“I hear that kind of list and I hear these legends of the sport, and I don’t kind of _ I don’t feel part of that group, you know what I mean?” Franchitti said. “I’m very proud of my achievements winning the three championships and the two Indianapolis 500’s. I just feel I’m a driver who has been lucky enough to drive some great equipment and gotten the job done. But it’s a privilege to be mentioned in the same kind of sentences as those guys.”
Ganassi, whose IndyCar and Grand-Am Rolex Sports Car Series teams clinched championships this season, said Franchitti stands out on his all-time driver roster that also includes NASCAR’s Sprint Cup Series.
“I think Dario isn’t the…he’s not the impresario that (Alex) Zanardi was, or he’s not somebody that is referred to as blindingly fast like (Juan Pablo) Montoya was when he was in Indy-car,” Ganassi said. “But he’s always one of these guys that he’s always there when it counts. He’s always…you win championships and you win races by first finishing and then finishing first. There is a lot that goes into all of that. Dario just has a way of, I think, looking at _ he has a keen eye on the race at hand any particular weekend. But he also has his left eye on this weekend. He’s got his right eye on the goal post at the end of the year.
“I think that’s a special kind of thing that I didn’t really see in any of our other drivers. Not to mention his teammate, obviously, Scott Dixon didn’t have the kind of year that he would have liked. But there can only be one winner, and it’s good to have Dario as a bullet in your gun, as a big bullet, yeah.”
Franchitti rose to his defense, saying he wanted to give Ganassi a “hard time” over his aforementioned driver comparisons. “(Chip) was saying at the start there about (I am) not known for maybe the speed of Montoya or that kind of stuff,” Franchitti said. “But back in the day when it was Zanardi and Montoya (in CART), I was pretty much the guy to keep up with them.”
Ganassi: “He was. That’s true. I stand corrected, that’s true.”
Franchitti said part of that perception has to do with driving styles. “When you watch Montoya, it’s spectacular to watch because he’s all arms and elbows and he’s hanging on to it,” said Franchitti, who spent an aborted 2008 season as Juan Pablo’s Sprint Cup teammate for Ganassi. “My style is more sort of fluid and less movement. And it looks, even when it’s quick, it looks kind of slow, and that’s maybe I think over the years where we dominated the series. Because even times when you’re romping away from the field, it looks like we’re on a Sunday drive.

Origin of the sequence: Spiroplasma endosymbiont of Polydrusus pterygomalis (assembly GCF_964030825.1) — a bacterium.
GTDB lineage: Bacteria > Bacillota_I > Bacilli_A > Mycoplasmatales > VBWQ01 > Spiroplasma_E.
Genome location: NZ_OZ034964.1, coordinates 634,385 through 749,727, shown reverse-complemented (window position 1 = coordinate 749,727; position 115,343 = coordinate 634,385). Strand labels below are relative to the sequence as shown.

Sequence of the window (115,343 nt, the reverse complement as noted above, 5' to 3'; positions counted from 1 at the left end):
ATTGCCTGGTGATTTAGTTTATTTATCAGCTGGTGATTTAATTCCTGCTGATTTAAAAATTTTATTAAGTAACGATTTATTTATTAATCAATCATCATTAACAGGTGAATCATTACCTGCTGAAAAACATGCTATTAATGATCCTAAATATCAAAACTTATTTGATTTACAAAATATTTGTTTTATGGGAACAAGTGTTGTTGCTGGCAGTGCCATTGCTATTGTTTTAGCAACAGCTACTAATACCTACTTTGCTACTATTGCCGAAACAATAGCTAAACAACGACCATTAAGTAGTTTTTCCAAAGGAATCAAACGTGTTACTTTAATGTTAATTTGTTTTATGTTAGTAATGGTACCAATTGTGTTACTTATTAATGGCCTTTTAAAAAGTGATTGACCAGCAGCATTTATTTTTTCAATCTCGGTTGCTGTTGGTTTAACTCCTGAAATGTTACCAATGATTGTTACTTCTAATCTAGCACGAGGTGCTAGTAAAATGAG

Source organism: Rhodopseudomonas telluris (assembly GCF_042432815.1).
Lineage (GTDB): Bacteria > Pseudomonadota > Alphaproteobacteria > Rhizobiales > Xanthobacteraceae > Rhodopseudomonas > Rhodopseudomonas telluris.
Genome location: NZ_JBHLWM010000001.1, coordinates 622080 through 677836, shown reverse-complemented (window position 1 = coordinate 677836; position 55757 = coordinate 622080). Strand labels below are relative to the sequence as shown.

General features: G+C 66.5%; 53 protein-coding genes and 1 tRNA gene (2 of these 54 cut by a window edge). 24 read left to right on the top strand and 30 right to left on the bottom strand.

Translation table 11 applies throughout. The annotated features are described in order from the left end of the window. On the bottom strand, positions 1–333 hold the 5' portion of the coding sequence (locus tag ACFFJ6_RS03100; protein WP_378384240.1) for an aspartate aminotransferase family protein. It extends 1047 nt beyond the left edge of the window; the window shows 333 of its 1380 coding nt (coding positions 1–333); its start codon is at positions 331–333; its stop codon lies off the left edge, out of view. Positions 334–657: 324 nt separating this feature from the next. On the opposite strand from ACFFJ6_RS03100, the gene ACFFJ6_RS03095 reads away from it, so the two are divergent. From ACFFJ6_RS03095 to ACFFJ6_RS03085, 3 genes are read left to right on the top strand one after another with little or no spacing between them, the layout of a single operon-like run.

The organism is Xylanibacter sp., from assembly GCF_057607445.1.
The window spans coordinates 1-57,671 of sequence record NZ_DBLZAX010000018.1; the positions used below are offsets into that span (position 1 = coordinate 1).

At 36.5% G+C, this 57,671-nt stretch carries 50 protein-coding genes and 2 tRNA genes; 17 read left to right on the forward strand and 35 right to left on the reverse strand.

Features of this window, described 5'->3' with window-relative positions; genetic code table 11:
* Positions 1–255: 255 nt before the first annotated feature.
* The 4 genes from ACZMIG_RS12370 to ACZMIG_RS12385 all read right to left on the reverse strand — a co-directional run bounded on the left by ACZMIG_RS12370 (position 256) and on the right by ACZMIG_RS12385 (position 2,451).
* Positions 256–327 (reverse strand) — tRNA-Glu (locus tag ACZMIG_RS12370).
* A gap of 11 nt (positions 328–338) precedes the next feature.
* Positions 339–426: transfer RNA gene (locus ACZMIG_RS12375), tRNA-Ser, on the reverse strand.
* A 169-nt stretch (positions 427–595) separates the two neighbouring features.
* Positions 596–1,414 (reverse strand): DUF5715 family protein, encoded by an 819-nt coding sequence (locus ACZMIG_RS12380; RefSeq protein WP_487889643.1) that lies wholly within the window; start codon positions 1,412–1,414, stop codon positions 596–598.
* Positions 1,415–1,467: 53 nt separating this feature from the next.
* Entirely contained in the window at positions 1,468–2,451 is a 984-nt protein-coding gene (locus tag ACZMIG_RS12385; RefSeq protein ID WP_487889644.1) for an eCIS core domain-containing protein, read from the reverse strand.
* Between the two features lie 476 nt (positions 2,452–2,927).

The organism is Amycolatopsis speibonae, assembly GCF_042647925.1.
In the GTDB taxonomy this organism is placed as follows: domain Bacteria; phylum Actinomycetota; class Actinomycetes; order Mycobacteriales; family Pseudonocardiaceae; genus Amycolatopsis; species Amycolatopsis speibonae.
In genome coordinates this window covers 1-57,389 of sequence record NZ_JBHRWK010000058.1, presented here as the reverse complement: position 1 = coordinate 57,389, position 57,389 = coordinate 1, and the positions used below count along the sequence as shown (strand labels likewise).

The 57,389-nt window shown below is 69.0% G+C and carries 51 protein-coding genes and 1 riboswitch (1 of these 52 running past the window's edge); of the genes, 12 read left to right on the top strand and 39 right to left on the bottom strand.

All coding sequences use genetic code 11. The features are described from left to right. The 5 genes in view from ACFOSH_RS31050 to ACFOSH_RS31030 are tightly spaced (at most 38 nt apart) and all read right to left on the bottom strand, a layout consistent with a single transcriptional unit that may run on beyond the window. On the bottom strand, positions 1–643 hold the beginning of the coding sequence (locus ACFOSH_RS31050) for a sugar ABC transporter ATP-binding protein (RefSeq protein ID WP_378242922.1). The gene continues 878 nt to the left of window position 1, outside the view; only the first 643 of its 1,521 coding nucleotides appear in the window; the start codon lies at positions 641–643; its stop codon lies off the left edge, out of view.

“(And) I think in some ways things have clicked. Back in the late ’90s when I first showed up, I was fighting with Zanardi, Montoya, Jimmy Vasser, Michael Andretti, Al (Unser) Jr., all those guys for wins. We never managed to tie that season together. But from 2007, it’s all just clicked. I think when you figure out how to win one of these things, you’ve kind of got that knowledge to fall back on. I’ve been very lucky again to drive great equipment both in 2007 (with Andretti Green Racing), and certainly since I’ve joined Team Target, and that all helps.
“As Chip said before, it’s a team sport. You’re not going to do it without a great teammate. And the relationship I have with the guys and especially with my engineer, Chris Simmons, and the engineering staff. That is all critical to getting the most out of essentially everybody running the same equipment. You’ve got to find an advantage somewhere.”
Ganassi attributed Franchitti’s success at age 37 to a combination of factors. “First of all, first at the keystone in the whole thing is the fire that burns in his belly. That is the keystone to the whole thing, OK?” Ganassi said. “You might talk about the fact that the level of experience. Whether you want to believe it or not, you’d have to say that him going away for a year, maybe, I think, made him faster.
“I think he keenly understands in Brazil at the beginning of a year what it takes to win a championship at the end of the year. So it’s sort of a…it’s not just one thing, but it’s a plethora of inputs into a total package. But it starts with Dario. You have to want to do it, OK? That’s your launch pad, if you will, for the rest of what I was just saying. You have to want to do it. When you have a driver like him that wants to do it, it’s easy to put people around him that have an equal motivation.
“If he keeps looking as ‘slow’ as he did this year, he’ll be here for a long time.”
– John Sturbin can be reached at firstname.lastname@example.orgOne Comment